Smoking on U.S. university campuses
I was extremely fortunate to be a college student in the late 1970’s and early 1980’s. It was the heyday of freewheeling student life in the United States. After the campus protests and unrest of the 1960’s, students were allowed a great deal of freedom and autonomy once things settled down. Things differed from campus to campus, but when I arrived at the State University of New York at Stony Brook in 1978, it was quite the swinging place.
The legal drinking age was 18 and there were frequent parties, especially on Thursday evening, as many campus residents lived close enough to go home for the weekend. There were 6-7 student-run bars on campus. Other psychoactive substances, especially cannabis, were also highly popular. In fact, I would say marijuana was even more commonly used than alcohol. Students got high openly and in public places everywhere on campus with no consequences. I once went to a holiday party in a college lounge which featured a Christmas tree decorated with Quaaludes (methaqualone–a depressant widely regarded as an adjunct to sexual activity). LSD and other psychedelics were also big, and to a lesser extent, cocaine and, during exam periods, amphetamines, all fairly out in the open. If you had told me then that there would come a day when you couldn’t even smoke a TOBACCO cigarette on many US campuses, I would have said you were out of your mind.
You could smoke just about anywhere on campus. Residence questionnaires asked whether one smoked or not, but it meant little. Very occasionally, a professor would ask that there be no smoking in the classroom, but this was rare. The anti-smoking crusade in society in general had not yet begun in earnest.
The “Reagan Revolution” of the 1980’s sought to eradicate the legacy of the ’60’s and as such brought increasing restrictions on student life. The Reagan administration resuscitated the War on Drugs and pressured crackdowns throughout society. Most significant was the raising of the drinking age, after several years of media and government focus on drunk driving and other dangers of alcohol. Thought there was resistance, older people, who wouldn’t be affected, didn’t offer much support. Now alcohol and drug consumption were underground, though on my campus a few bars remained opened, serving (allegedly) only those 21 and over.
Similarly, as the anti-smoking movement grew in power (as part of a growing concern with health and a rising neopuritanism in synch with “cleaning up” society), smoking became more and more restricted. First, classrooms were all declared non-smoking. Then, smoking was restricted to certain indoor areas. Finally, even that was too tolerant and in the 1990s, smokers were banished outside. Anyone familiar with the progression of antismoking policies will be familiar with this sequence. Cigarette machines disappeared first, as they did in other places, leaving only a couple of small kiosks and deli-type stores at which to obtain smokes. The FSA, which governs all economic activity on campus, finally succumbed to pressure to stop selling tobacco anywhere on campus. I should mention here that a major part of the university is a huge research hospital and the argument was made that they university shouldn’t be selling tobacco products when all this research about tobacco was being done.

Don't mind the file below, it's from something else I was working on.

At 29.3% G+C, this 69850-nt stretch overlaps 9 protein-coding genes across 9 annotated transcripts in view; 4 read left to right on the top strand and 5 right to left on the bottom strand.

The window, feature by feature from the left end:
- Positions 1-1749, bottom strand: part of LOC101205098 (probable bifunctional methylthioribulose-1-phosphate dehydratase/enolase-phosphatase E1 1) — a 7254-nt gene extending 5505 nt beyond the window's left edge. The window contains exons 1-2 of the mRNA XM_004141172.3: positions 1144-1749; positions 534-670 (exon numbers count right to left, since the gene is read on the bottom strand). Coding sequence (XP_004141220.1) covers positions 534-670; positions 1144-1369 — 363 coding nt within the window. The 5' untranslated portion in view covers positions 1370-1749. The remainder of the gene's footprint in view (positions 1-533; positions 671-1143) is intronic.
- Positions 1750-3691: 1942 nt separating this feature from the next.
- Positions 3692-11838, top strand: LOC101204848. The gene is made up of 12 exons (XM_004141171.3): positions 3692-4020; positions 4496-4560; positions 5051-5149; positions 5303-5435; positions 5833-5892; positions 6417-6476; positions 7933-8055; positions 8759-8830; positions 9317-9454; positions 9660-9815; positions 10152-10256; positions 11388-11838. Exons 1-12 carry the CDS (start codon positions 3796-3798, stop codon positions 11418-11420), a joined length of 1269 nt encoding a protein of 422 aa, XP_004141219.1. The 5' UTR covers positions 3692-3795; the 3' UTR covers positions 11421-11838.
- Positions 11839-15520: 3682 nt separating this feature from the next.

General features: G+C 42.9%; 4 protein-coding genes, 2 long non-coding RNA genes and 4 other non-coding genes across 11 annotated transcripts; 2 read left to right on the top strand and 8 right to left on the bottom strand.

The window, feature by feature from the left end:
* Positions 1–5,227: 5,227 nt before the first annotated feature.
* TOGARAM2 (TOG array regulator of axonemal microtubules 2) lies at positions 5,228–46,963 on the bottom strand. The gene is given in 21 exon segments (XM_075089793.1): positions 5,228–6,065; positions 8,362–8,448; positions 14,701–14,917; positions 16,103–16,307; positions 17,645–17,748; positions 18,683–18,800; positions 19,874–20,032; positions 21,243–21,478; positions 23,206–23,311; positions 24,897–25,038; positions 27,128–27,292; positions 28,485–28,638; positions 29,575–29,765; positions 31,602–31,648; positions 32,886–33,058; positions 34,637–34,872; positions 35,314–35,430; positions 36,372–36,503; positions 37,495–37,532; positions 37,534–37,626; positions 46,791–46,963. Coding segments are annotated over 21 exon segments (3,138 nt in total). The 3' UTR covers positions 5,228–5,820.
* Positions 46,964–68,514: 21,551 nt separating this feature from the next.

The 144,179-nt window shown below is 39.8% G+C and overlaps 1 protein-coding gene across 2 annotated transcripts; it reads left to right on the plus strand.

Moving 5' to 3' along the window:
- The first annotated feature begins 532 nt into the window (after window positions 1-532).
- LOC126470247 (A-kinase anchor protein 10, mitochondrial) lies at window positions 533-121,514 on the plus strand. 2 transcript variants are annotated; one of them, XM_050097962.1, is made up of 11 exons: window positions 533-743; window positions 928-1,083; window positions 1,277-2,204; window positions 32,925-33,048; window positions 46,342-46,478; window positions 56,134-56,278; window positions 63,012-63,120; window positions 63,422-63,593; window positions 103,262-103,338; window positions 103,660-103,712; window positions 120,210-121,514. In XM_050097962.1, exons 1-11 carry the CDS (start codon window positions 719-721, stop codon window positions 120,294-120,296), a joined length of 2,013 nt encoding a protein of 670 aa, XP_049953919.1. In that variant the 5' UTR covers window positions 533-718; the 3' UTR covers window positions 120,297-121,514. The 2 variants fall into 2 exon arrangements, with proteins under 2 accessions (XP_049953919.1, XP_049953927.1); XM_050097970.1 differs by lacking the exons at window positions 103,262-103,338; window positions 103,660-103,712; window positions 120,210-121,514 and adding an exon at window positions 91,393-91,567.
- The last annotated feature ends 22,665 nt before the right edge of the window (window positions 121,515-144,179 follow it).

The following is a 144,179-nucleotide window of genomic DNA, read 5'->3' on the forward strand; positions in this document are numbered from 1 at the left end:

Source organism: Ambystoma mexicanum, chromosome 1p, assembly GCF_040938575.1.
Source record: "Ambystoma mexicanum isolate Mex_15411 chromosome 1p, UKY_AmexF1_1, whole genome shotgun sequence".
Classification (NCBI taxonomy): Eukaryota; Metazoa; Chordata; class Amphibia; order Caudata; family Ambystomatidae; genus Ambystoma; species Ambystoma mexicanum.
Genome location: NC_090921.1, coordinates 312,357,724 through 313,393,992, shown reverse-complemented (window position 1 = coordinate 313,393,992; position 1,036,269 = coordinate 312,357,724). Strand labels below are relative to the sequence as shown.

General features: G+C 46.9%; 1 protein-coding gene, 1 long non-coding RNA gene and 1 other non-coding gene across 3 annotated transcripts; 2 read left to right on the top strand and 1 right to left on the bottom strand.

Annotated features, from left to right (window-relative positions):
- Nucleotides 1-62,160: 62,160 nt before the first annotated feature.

The hospital and adjacent East Campus were the first places to ban smoking everywhere, in 2009, even outdoors, though you could see hospital visitors violating it and rumor had it that a home for elderly veterans had a smoking room. Before a blanket ban on West Campus, there arose a student anti-smoking group, seemingly out of nowhere. At first, they went around to off-campus landlords, encouraging them to discriminate against smokers in renting living space. They also made shows of collecting cigarette butts to make the case that smokers were responsible for most of the litter on campus. They didn’t collect soda cans, candy wrappers or anything else commonly tossed on the ground to advocate for banning those products. I guess they’re leaving that for anti-sugar activists when they come into their own.
This group disappeared after tobacco use was banned entirely on all 1,454 acres of Stony Brook University –even chewing tobacco, I guess, in 2016. Signs everywhere proclaim that Stony Brook is “proud to be tobacco-free”, in much the same way that public schools have such signs attesting to the institution’s “drug-free” status. A friend smirks whenever she drives by that sign outside of her old high school.
So if you’re on campus and want a cigarette and you don’t have a car, you’re supposed to go off campus, which is a considerable hike from most places. I only go to campus once a week and have no idea what students and employees do. I’m sure there are hiding places. I wonder what the cumulative psychic effect will be of driving so much underground.
Another State University campus, this one smaller, more vocational and working class, has three “designated tobacco use” areas: bus shelters with receptacles for butts. Though the campus is fairly small, they’re not particularly convenient to much of it, certainly not for a smoke in the ten minutes between classes. Also, many jurisdictions have now raised the age to legally buy tobacco to 21, so it’s argued that the “children” must not see anyone smoking or they’ll get bad ideas. I wish I could say there were some signs of hope, but it’s difficult. The Covid-19 crisis has demonstrated that the majority of the US public will accept any level of intrusion into their lives, just so long as it’s presented as being for their own good. Of course, there is resistance, and who knows that that resistance may not grow into something that will push the pendulum to swing back towards freedom and tolerance.